James the Greater is one of the twelve apostles; he is brother to John and a son of Zebedee. He is the James of the “inner circle” of “Peter, James, and John” who was present at the Transfiguration. He was martyred in the early 40s AD.
James the Lesser is a moniker for James son of Alphaeus; he is the second of the twelve apostles known as James. If he is not the same man as “James, the brother of the Lord,” then this is likely just about all that is known of him.
James, the brother of the Lord, is just that, a close relative of Jesus–probably a step-brother born of Joseph’s previous wife, or perhaps a cousin of Christ. He became the Bishop of Jerusalem and was a prominent figure in the early Church.
I am of the opinion that James the Lesser and James, the brother of the Lord, are the same man. That there appears to be only one James of any significance following the martyrdom of James the Greater is a fairly strong indicator that the two appellations refer to one person. Furthermore, that the early Church did not distinguish between the two and that there are not separate stories regarding their lives or deaths post-Ascension gives me some confidence in this view.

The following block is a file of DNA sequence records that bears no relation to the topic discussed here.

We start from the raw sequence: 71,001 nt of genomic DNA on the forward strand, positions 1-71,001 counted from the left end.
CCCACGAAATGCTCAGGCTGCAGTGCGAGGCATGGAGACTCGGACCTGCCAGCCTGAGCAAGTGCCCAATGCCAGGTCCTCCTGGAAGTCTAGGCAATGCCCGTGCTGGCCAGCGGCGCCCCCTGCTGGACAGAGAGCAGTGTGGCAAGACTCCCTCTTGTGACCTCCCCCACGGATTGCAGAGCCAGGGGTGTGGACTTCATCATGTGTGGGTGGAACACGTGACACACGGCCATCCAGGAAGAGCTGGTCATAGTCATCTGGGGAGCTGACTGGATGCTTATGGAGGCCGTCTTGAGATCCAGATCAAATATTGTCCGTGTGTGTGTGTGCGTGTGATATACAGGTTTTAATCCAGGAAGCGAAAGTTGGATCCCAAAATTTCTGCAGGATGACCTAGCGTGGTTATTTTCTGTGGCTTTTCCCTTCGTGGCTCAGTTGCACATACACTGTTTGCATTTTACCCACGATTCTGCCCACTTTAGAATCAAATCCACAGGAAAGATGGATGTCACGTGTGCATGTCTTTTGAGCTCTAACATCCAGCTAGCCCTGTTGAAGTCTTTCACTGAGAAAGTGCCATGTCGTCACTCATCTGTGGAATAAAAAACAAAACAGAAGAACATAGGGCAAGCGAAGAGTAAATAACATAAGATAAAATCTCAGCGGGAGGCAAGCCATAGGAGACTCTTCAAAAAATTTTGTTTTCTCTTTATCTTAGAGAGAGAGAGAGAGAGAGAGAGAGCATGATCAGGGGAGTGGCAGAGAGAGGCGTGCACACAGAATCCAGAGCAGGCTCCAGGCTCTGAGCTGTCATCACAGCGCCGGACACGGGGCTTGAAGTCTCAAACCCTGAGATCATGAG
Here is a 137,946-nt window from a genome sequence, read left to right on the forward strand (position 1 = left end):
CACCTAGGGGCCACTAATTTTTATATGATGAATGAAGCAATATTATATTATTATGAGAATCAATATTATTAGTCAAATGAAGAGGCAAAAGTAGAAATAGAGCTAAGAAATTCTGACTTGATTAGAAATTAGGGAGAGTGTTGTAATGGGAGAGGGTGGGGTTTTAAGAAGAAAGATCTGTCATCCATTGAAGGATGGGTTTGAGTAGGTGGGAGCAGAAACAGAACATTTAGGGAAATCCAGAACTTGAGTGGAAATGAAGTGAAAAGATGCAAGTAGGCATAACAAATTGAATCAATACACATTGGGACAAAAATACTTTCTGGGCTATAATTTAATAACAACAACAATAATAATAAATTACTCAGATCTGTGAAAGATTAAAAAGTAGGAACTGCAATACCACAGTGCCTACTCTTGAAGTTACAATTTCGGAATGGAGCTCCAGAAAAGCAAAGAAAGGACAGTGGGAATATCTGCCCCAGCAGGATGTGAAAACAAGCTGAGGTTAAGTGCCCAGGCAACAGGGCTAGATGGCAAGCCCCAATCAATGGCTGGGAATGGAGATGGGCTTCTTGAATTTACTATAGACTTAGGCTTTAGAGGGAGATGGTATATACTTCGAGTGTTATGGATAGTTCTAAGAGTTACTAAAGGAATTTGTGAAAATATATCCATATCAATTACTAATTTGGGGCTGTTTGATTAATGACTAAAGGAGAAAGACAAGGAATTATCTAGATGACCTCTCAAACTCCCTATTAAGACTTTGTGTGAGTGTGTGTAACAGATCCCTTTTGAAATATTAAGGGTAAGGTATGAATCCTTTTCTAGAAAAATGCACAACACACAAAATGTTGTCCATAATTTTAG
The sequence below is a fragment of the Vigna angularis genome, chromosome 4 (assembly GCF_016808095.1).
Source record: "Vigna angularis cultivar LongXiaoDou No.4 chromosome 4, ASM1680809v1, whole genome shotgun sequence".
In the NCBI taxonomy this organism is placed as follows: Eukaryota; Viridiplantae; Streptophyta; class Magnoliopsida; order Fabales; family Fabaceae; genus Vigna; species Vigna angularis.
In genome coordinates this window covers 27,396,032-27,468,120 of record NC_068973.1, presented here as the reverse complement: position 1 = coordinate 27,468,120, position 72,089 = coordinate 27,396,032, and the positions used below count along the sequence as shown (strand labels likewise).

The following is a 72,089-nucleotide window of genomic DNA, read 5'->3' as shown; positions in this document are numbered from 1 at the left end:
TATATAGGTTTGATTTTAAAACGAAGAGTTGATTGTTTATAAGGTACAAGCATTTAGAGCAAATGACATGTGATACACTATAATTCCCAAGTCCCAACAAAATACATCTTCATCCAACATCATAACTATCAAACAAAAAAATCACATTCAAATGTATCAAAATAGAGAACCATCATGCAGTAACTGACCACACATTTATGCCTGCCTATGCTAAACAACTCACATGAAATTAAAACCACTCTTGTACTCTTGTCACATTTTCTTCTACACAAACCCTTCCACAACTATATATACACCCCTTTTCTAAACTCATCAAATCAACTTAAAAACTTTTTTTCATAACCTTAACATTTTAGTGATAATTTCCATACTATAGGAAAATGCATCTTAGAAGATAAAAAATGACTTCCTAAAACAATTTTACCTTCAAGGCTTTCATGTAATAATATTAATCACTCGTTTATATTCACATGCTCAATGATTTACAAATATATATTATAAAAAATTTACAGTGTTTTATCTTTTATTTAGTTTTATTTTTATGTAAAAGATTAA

Some would argue that James’ being named among Jesus’ “brothers” in Mt and Mk constitutes an indication that James son of Alphaeus is another person. That, however, is a specious argument. First, because the men listed could have been cousins to Jesus, which would allow for James’ father to be Alphaeus rather than Joseph; second, because there is no reason to believe that those in the crowd would refrain from naming one of Jesus’ “brothers” solely on account of his being a disciple.
The only other argument against the two being distinct figures is that it ought to be more obvious if the two monikers refer to a single person. Again, I believe that the fact that James, the brother of the Lord, need not distinguish himself from James, the second of the twelve, speaks to that point.